Telecom has quit part of its Australian business with the sale of its retail business to rival iiNet.
The A$60 million ($75 million) deal will see iiNet buy AAPT's consumer division complete with 200,000 broadband and phone customers.
It will be iiNet's second acquisition this year, adding to the 30-odd small ISPs the company has snapped up in the past four years.
In a separate transaction Telecom offloaded its 18.2 per cent stake in iiNet to "institutional and sophisticated investors" for about A$70 million.
Telecom spent A$2.2 billion buying AAPT at the height of the dot.com boom more than 10 years ago.
Since then it has written down its investment several times before spending A$357 million on network business Powertel in 2007 after unsuccessful attempts to offload AAPT.
The stake in iiNet was a legacy of Telecom's Powertel acquisition.
On Thursday, Telecom sold its 10 per cent stake in Australian telco Macquarie Telecom for A$9.9 million, also inherited through the Powertel purchase.
Telecom chief executive Paul Reynolds said the transactions rationalised non-core assets, strengthened Telecom's financial position and helped reposition AAPT's operations into a focused, network-centric wholesale and corporate business.
Telecom estimates the deal will shave A$10 million off AAPT's 2011 earnings before interest, tax, depreciation and amortisation (ebitda).
A Telecom spokesman said while the company would take stock and focus on the remaining business it would not rule out considering future offers for AAPT.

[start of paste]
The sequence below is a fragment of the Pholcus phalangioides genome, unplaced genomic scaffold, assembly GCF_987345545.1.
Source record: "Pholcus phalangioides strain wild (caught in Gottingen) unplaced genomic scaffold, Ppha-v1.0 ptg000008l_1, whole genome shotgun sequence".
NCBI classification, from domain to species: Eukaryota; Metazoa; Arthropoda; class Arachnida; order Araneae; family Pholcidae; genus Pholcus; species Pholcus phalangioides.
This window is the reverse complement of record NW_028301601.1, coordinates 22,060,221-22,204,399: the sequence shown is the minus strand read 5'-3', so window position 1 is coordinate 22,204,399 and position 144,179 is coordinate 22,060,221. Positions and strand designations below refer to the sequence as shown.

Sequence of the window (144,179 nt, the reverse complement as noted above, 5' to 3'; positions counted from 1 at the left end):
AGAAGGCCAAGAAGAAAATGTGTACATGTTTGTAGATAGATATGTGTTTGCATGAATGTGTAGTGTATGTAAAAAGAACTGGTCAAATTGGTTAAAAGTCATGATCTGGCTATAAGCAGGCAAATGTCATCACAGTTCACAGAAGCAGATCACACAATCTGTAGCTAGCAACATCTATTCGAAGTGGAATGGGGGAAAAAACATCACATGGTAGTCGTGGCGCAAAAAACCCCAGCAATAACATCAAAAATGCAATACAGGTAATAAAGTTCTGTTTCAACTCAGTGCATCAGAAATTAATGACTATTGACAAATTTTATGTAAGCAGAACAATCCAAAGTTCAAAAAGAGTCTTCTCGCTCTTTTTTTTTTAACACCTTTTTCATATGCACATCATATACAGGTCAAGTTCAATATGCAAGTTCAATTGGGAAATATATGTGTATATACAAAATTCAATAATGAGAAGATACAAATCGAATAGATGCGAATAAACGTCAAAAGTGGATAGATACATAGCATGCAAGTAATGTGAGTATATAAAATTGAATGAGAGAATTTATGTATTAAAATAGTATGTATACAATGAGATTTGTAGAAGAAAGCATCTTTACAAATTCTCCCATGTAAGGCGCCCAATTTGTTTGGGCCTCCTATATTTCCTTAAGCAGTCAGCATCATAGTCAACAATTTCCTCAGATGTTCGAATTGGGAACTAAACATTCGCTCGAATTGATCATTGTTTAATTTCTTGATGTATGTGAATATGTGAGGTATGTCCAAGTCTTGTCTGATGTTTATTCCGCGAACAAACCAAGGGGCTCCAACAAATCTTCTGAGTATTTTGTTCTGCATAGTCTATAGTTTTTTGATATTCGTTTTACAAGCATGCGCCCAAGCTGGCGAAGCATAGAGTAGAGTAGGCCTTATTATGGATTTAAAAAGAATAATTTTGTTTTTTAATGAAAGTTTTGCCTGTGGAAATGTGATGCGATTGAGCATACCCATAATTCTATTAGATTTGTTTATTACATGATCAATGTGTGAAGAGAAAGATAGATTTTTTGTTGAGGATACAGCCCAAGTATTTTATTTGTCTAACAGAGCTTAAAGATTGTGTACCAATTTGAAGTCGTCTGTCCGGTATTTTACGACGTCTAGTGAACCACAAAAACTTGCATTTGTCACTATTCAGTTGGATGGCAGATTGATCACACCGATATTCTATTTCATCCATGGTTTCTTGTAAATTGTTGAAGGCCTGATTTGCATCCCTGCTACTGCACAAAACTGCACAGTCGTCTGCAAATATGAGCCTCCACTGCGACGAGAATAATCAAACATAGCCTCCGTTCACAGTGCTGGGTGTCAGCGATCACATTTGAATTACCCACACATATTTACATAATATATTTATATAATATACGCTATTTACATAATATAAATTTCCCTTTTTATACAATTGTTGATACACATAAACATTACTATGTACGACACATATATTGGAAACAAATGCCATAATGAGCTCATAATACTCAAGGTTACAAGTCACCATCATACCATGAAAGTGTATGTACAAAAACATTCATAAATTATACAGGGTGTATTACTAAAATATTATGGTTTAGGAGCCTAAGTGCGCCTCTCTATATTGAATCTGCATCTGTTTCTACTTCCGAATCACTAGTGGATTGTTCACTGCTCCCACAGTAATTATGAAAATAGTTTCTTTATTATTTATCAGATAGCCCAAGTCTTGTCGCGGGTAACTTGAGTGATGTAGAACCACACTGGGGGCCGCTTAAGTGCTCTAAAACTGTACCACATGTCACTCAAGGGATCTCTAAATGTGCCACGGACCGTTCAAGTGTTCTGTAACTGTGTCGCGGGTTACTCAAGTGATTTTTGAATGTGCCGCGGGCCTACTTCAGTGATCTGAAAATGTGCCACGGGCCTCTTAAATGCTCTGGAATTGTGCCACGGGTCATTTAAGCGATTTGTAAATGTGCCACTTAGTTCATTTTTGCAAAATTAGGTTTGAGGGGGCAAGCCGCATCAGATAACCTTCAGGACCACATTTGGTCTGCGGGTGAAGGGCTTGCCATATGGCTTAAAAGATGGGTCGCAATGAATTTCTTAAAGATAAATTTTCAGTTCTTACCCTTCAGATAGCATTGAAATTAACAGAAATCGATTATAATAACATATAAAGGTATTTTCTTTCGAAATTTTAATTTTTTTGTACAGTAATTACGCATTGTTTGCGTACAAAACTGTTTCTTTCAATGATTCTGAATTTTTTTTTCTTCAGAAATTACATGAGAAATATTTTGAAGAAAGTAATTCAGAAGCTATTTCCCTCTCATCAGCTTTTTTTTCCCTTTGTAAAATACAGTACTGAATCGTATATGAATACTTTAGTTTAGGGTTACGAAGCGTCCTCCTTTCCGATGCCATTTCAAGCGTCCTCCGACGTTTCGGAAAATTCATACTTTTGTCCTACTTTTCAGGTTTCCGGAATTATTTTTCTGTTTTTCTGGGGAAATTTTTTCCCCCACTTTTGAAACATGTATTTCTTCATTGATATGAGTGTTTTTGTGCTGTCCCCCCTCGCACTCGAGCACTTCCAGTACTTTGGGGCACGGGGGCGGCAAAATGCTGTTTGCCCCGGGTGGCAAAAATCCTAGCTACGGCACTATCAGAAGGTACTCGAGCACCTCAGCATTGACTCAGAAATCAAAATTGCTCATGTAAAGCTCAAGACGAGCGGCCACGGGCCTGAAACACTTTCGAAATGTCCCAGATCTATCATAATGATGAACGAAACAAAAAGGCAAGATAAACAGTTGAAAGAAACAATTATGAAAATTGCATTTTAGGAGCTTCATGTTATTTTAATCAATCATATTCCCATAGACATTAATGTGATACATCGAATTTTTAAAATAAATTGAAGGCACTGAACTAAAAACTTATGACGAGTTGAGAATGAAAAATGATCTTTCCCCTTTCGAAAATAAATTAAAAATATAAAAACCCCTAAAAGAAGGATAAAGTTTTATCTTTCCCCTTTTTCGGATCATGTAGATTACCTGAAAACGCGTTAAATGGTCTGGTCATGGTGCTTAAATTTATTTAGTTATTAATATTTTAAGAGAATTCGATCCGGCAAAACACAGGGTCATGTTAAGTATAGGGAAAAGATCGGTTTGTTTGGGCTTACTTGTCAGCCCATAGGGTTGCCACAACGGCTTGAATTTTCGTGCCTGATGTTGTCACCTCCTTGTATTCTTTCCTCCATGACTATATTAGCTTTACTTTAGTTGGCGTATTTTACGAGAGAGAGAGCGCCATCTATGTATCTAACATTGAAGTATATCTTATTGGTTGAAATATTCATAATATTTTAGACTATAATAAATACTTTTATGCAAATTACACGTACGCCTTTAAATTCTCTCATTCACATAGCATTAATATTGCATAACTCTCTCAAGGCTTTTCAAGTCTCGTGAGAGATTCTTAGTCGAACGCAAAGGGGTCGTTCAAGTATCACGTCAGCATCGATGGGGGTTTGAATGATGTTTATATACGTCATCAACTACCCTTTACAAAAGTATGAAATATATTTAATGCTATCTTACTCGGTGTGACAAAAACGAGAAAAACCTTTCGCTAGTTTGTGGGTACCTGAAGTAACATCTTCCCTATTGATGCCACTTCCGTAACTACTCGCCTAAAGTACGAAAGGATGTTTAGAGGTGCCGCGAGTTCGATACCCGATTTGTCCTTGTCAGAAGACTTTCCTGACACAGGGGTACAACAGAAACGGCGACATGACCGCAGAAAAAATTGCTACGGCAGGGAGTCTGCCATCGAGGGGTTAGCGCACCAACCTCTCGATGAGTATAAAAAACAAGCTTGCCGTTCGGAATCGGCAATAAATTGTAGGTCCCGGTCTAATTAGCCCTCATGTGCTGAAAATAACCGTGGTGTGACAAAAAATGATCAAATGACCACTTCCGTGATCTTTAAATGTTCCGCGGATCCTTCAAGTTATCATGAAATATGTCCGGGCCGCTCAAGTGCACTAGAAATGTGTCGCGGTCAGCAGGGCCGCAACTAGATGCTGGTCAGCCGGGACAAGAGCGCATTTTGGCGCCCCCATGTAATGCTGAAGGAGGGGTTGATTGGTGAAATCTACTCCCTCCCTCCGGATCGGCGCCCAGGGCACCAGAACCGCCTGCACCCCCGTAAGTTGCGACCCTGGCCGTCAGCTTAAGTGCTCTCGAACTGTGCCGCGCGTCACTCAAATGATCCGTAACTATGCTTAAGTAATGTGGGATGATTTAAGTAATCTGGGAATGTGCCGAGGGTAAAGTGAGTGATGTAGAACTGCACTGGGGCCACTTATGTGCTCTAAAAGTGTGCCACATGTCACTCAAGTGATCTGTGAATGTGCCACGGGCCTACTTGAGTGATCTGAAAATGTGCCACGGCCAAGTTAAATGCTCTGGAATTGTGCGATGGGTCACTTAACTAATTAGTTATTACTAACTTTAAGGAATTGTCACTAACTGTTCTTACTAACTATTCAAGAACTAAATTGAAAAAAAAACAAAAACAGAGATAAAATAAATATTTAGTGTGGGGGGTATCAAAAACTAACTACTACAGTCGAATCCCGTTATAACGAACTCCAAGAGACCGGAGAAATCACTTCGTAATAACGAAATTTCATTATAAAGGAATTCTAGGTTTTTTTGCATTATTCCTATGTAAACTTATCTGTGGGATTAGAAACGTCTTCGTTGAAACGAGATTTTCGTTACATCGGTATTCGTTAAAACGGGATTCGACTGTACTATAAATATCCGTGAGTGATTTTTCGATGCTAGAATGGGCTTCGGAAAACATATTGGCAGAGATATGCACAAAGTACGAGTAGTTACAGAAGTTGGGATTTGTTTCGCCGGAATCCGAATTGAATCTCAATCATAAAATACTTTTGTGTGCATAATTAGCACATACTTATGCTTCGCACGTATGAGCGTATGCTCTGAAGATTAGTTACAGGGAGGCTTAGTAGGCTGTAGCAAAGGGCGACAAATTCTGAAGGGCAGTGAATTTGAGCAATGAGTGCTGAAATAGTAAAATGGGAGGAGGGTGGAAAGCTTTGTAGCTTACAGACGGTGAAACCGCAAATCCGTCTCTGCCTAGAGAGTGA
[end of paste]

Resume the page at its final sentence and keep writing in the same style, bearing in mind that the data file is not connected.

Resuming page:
Telecom also owns a 5 per cent stake in Australian mobile operator Vodafone Hutchison, which was not up for sale, he said.
First NZ Capital analyst Greg Main said while Telecom would have liked to have sold the whole business as a package it had been able to engineer a deal to give the company more cash from a low-yielding business.
That cash would become more important to Telecom's credit rating if the structural split of the business became a reality in order to participate in the government-backed high speed fibre network, he said.
"Consumer has been hard hit over the past 18 months ... and realistically it absorbs a disproportionate amount of time for the value of the business," said Main.
In a presentation to investors, iiNet said once post-purchase synergies were factored in the purchase price represented three times ebitda after the first year.
The deal adds further scale to the highly acquisitive iiNet, which yesterday said the purchase of AAPT's business would make it the second largest Australian broadband provider.
Ovum analyst David Kennedy said iiNet's strategy was to gain scale in order to improve margins on its existing infrastructure and prepare itself for the Australian Government's national broadband network.
"It's hard to put my finger on exactly why AAPT hasn't been a success because other new entrants have been successful ... AAPT has been in the market much longer than most of the other ISPs [but] has never really been able to get critical mass and scale in the market. But whatever the reason it was clear AAPT wasn't going to get that kind of scale and there was no sense in Telecom persisting in a market where consolidation was going on," he said.
He said the company needed some Australian presence to support transtasman businesses.